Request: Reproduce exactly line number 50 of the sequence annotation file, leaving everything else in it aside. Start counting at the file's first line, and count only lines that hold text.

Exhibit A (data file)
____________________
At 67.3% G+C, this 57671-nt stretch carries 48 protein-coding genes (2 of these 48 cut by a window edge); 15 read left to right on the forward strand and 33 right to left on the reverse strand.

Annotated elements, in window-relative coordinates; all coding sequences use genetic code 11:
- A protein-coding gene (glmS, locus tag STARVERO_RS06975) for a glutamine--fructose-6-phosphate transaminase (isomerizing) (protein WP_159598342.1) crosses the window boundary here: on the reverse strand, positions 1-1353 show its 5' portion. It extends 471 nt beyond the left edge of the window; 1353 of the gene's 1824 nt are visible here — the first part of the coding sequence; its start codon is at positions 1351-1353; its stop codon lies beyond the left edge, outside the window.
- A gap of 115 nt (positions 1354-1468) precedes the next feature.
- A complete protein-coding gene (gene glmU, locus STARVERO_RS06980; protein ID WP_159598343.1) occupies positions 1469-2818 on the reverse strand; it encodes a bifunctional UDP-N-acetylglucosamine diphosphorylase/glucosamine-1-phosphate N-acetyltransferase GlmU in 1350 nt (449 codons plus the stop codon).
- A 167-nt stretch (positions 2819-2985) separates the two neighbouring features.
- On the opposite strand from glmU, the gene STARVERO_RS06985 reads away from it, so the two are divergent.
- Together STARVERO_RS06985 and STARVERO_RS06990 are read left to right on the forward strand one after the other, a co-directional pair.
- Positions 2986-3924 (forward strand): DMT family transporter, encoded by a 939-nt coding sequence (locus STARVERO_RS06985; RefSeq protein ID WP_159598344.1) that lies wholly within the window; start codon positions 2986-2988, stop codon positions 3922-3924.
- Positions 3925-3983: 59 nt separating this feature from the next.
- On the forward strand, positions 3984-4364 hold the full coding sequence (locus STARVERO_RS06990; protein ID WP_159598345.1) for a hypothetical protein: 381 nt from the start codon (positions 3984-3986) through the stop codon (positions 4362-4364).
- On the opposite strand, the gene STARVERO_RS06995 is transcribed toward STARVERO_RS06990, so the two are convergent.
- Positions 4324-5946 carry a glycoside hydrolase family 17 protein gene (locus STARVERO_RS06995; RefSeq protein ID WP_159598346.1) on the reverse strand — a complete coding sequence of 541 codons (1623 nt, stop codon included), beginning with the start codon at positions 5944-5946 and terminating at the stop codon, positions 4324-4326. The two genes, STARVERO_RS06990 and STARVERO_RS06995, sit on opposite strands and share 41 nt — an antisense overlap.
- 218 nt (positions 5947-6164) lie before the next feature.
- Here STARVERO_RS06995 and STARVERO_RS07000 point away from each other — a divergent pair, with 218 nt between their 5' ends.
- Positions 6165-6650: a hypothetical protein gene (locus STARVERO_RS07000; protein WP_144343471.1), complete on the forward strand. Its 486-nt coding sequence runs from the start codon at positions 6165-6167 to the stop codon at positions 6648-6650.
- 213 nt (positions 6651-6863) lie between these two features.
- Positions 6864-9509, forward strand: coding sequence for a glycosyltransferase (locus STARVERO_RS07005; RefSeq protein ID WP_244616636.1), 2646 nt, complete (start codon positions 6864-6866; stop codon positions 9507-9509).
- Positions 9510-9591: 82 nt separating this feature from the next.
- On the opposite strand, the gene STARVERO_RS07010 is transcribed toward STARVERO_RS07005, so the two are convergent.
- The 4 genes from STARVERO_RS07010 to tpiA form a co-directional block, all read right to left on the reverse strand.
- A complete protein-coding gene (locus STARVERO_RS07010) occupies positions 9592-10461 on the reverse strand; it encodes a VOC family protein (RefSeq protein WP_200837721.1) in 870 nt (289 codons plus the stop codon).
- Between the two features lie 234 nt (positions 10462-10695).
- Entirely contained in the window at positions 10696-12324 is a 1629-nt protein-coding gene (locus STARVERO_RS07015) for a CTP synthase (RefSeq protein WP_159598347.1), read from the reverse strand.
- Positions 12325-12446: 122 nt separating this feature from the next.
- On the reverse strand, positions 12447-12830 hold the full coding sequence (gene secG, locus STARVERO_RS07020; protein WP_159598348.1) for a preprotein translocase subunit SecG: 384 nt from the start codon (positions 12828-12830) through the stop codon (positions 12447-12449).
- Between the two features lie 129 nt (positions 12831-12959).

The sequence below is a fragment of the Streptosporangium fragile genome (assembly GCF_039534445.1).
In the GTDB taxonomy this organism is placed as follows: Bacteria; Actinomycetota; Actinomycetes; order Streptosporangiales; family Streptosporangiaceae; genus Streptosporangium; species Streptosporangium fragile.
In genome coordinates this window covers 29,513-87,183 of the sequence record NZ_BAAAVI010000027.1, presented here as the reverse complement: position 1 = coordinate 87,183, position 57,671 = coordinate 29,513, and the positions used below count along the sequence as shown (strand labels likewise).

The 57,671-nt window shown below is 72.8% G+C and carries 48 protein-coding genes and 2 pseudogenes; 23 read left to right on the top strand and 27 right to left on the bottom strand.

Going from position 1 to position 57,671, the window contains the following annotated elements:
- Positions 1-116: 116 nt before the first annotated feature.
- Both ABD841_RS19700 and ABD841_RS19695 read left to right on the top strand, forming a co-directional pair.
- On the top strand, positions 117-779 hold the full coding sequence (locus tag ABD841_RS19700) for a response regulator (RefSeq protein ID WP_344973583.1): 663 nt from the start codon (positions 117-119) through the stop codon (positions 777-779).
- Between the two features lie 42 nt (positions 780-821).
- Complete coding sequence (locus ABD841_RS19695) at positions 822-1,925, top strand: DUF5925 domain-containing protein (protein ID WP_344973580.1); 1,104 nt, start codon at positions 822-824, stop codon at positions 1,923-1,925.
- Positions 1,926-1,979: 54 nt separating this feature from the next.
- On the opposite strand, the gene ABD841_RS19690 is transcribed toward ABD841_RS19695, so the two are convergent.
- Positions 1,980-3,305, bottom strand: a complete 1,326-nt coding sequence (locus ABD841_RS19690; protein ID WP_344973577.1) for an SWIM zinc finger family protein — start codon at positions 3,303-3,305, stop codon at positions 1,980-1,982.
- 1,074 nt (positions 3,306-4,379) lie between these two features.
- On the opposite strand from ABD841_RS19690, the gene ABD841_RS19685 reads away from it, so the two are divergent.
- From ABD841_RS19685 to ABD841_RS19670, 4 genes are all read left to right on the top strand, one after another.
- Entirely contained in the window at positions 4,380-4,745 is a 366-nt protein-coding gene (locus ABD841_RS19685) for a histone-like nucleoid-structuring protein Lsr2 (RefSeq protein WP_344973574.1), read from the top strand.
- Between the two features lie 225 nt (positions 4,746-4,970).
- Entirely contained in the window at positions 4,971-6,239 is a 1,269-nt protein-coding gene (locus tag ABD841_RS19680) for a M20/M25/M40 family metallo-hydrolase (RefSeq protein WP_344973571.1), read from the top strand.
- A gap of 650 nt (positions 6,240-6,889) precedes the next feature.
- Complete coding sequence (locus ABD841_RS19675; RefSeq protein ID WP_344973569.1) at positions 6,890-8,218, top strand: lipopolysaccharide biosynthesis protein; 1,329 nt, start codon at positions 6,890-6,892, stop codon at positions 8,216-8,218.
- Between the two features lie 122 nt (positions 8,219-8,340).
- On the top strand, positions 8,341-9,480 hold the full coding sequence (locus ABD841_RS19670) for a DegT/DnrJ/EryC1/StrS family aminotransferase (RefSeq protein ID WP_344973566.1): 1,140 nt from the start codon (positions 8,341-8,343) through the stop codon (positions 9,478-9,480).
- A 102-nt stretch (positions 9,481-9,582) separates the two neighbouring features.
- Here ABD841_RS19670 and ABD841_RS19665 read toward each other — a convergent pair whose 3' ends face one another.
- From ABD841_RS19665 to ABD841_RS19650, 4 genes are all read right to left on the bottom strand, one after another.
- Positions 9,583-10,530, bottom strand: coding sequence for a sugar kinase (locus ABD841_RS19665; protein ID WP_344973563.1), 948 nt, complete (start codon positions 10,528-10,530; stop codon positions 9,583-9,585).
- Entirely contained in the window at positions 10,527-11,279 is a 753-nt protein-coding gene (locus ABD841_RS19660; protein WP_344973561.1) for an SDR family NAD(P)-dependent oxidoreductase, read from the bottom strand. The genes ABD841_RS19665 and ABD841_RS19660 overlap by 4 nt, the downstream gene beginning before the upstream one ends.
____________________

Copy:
- On the top strand, positions 8,341-9,480 hold the full coding sequence (locus ABD841_RS19670) for a DegT/DnrJ/EryC1/StrS family aminotransferase (RefSeq protein ID WP_344973566.1): 1,140 nt from the start codon (positions 8,341-8,343) through the stop codon (positions 9,478-9,480).